Wider buffers are better

July 30, 2007

Excess nitrogen caused by fertilizers, animal waste, leaf litter, sewer lines, and highways is responsible for contaminating groundwater. It can also cause human health risks when found in drinking water and oxygen depleted water bodies endangering animals that drink from them. Establishing Riparian buffers is considered a best management practice (BMP) by State and Federal resource agencies for maintaining water quality, and they may be especially critical in controlling amounts of human produced nitrogen.

Scientists at the U.S. Environmental Protection Agency collected data on the buffers along with nitrogen concentration in streams and groundwater to identify trends between nitrogen removal and buffer width, water flow path and vegetation. They found wide buffers (>50 meters) removed more nitrogen than narrow buffers (0-25 meters).

Buffers of different vegetation types were equally effective but herbaceous and forest vegetation were more effective when wider. Removal of nitrogen within the water was efficient, but not related with buffer width; however removal on the water surface was related to buffer width. Nitrate nitrogen (sometimes used in fertilizer) did not differ by width, flow path or vegetation type. Results from the study are published in the July-August 2007 issue of the Journal of Environmental Quality.

The study suggested that buffer width is important for managing nitrogen in watersheds. Other factors such as soil saturation, groundwater flow paths, and subsurface chemical/organism relations are important for governing nitrogen removal in buffers. Vegetation type also may be an important factor in certain landscapes and hydrologic settings where forested buffers may prevent nitrogen in deep groundwater or contribute more organic carbon in streams. Riparian buffers of herbaceous vegetation or a mix with forest vegetation were found to be effective only when wider.

Riparian services provide numerous ecosystem services beyond nitrogen removal, and although buffer width, dimension, and vegetation type provide benefits such as stream shading and water temperature maintenance, fish and wildlife habitat, or sediment control; there may be other buffer characteristics more favorable in removing nitrogen. In any case, watershed nutrient management efforts also must include control and reduction of specific and general sources of nitrogen from atmospheric, land, and water inputs.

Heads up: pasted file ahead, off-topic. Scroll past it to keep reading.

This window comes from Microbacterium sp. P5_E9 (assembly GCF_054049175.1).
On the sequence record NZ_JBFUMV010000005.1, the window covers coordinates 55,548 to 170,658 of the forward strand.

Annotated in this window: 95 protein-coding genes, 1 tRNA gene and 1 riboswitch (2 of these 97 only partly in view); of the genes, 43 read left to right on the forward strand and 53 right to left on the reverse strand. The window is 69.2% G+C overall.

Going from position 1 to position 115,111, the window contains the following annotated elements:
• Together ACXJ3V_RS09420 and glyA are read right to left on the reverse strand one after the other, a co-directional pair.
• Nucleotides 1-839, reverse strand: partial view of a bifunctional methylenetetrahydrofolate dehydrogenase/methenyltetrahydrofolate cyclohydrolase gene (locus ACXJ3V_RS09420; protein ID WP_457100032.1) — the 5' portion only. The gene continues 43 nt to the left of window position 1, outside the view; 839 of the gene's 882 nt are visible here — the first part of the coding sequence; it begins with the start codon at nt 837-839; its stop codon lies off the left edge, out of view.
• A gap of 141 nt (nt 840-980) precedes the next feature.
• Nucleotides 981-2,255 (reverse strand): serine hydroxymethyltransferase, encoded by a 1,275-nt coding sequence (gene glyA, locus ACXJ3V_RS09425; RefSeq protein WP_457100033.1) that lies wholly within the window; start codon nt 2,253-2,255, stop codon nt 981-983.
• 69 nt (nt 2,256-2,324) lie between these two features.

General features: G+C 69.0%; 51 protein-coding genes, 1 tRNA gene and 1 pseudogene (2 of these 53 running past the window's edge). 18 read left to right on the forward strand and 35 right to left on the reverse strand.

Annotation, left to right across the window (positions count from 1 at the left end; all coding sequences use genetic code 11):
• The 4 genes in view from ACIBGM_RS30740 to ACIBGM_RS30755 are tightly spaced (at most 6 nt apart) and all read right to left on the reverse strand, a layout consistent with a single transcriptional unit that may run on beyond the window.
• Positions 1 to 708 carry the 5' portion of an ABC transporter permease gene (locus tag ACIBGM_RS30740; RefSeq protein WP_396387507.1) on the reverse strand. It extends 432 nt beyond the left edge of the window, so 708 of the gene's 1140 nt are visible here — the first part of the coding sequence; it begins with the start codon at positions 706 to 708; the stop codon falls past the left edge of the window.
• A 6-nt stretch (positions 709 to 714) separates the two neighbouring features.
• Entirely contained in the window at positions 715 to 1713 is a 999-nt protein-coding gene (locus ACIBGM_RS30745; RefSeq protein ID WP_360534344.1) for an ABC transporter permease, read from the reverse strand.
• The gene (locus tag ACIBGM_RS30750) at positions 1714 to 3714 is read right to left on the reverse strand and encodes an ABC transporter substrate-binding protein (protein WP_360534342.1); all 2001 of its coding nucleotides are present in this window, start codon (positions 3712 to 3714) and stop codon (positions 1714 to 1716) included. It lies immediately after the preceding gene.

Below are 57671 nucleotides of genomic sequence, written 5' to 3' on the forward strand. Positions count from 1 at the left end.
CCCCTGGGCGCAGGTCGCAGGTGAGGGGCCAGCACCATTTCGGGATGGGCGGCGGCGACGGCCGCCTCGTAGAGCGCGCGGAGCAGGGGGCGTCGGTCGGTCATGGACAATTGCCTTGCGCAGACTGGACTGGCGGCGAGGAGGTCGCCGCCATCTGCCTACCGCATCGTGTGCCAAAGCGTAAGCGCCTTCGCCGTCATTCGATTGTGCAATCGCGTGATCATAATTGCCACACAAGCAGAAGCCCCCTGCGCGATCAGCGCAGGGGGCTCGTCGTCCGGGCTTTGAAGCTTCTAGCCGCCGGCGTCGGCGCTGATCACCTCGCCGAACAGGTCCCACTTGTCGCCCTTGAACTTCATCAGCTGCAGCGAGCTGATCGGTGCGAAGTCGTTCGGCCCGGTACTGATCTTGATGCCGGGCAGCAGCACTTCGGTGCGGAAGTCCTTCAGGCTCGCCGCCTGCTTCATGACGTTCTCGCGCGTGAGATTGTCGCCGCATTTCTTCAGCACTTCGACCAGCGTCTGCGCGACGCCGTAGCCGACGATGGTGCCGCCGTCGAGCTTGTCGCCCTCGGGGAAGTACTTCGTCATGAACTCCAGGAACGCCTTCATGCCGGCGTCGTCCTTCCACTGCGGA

Research is ongoing at the U.S. Environmental Protection Agency to assess the nutrient removal capacity of riparian buffers. Because buffers are often degraded or removed due to land use change (e.g. agriculture and urbanization), there is need for further research to identify the most effective methods for restoration. This could lead to the enhanced nutrient removal and optimal riparian areas needed for restoration to have the greatest impact with minimum resources spent.

Source: American Society of Agronomy

Explore further: Trading farmland for nitrogen protection

Related Stories

Trading farmland for nitrogen protection

August 3, 2016

Excess nitrogen from agricultural runoff can enter surface waters with devastating effects. Algal blooms and fish kills are a just a couple of possible consequences. But riparian buffer zones - areas of grasses, perennials, ...

Fighting invasive species in michigan

August 10, 2016

Researchers from Michigan Technological University have received significant grants to tackle Eurasian Watermilfoil and Phragmites. They are developing novel strategies and community-based methods to combat the aquatic invaders.

Cleaner air may be driving water quality in Chesapeake Bay

July 26, 2016

A new study suggests that improvements in air quality over the Potomac watershed, including the Washington, D.C., metro area, may be responsible for recent progress on water quality in the Chesapeake Bay. Scientists from ...

Recommended for you

0 comments

Please sign in to add a comment. Registration is free, and takes less than a minute. Read more

Click here to reset your password.
Sign in to get notified via email when new comments are made.